by Lynnette Reese, contributing editor
Most of us assume that security comes from the operating system or application software. However, firmware is also at risk, including anything that barely hovers over the physical layer (silicon) in the chip. Embedded security is especially important in blocking seemingly innocuous pathways for hacking, such as in an automotive infotainment center.
Most of us assume that security comes from the operating system or application software. However, the firmware is also at risk, including anything that barely hovers over the physical layer (silicon) in the chip. Booting up a chip means that some hardcoding in the silicon itself is permanent (unless a portion of the chip is FPGA-based). Anything above that permanent coding, which acts like a tiny boot loader, is vulnerable to hacking.
After a chip is powered up, it looks for firmware in memory, usually ROM. That firmware provides boot management services. However, for decades firmware so low on the stack hasn’t been armored with security measures like requiring it to be cryptographically authenticated by the tiny silicon-based boot loader. Firmware further up the stack for system management can be vulnerable without any checks for authenticity, too. If the firmware is designed without any consideration for security, then hackers can subvert the fundamental, root-functioning operations to do their bidding without detection by changing the firmware. Any subsequent security checks from anything higher in the stack, such as the operating system or application programs, could be orchestrated to do what the hacker wants. Therefore, it’s imperative that security starts at the physical layer as a function provided by the chip manufacturer.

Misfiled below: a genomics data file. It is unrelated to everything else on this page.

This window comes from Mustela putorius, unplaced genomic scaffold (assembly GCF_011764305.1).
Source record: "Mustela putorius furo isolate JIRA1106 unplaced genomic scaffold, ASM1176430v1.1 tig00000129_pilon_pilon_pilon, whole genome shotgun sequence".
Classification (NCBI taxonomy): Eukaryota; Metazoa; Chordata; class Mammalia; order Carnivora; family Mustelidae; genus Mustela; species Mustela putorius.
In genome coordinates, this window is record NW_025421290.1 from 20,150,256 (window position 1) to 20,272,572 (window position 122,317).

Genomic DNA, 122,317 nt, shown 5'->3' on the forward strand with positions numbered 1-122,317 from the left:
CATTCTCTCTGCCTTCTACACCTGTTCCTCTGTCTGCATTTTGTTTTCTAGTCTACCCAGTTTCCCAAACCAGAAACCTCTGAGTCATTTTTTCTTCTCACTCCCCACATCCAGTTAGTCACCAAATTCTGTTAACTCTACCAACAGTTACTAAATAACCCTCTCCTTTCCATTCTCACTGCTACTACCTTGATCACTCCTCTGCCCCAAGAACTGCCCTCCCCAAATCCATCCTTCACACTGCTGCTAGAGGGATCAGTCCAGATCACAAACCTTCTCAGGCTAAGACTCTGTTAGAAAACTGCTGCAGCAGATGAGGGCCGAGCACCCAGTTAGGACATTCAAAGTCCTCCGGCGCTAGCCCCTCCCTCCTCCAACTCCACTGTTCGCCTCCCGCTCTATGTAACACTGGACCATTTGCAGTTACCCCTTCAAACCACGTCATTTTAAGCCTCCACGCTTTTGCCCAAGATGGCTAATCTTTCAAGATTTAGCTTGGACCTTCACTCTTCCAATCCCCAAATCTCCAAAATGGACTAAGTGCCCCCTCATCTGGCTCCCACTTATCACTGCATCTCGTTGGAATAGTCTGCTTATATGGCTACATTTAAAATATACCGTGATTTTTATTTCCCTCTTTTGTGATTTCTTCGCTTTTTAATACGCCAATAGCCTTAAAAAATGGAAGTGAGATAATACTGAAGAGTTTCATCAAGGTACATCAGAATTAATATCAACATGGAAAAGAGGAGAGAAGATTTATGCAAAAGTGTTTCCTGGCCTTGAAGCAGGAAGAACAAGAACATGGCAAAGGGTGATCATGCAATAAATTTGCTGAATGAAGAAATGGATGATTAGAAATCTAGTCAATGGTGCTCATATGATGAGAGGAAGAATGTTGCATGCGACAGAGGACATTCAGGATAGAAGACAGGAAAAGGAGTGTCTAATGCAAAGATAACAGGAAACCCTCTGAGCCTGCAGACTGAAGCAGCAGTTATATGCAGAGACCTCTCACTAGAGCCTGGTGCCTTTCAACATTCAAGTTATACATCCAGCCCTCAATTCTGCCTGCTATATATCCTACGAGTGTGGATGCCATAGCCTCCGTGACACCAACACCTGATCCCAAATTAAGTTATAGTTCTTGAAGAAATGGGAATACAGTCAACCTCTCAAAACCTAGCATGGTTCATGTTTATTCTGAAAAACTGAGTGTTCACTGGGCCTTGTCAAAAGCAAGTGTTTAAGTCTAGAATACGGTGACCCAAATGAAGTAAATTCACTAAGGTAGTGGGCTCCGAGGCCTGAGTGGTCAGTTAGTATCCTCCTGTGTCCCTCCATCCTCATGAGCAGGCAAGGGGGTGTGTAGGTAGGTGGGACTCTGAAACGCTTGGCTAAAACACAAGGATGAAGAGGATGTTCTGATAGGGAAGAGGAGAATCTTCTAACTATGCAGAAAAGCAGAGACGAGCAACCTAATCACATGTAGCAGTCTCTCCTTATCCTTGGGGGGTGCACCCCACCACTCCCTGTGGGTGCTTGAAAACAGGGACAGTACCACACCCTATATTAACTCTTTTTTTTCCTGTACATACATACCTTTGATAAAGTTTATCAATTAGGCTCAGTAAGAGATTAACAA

The depth of the process for securing everything from silicon to product design, development, volume product manufacturing, and throughout the product’s lifecycle (including firmware and software updates) is a tremendous learning curve. Companies like NXP offer a means to secure embedded products starting in the silicon. However, seamlessly incorporating and coordinating the embedded security throughout the supply chain is a daunting project with a steep learning curve.
The importance of a secure supply chain
Even securing an automotive infotainment system is vital, since it’s possible to hack any of a hundred or more control units positioned in different systems throughout modern vehicles today. NXP provides the security at the silicon layer in NXP’s i.MX 8 and i.MX 8M application processors. NXP’s i.MX 8M high-performance chips feature up to four Arm® Cortex®-M4 and Cortex®-A53 cores designed to meet the requirements of an enhanced multimedia user experience for smart applications. According to an NXP fact sheet, “Built with advanced media processing, secure domain partitioning and innovative vision processing, the i.MX 8 applications processor family will revolutionize multiple display automotive applications, industrial systems, vision, HMI, and single-board computers.”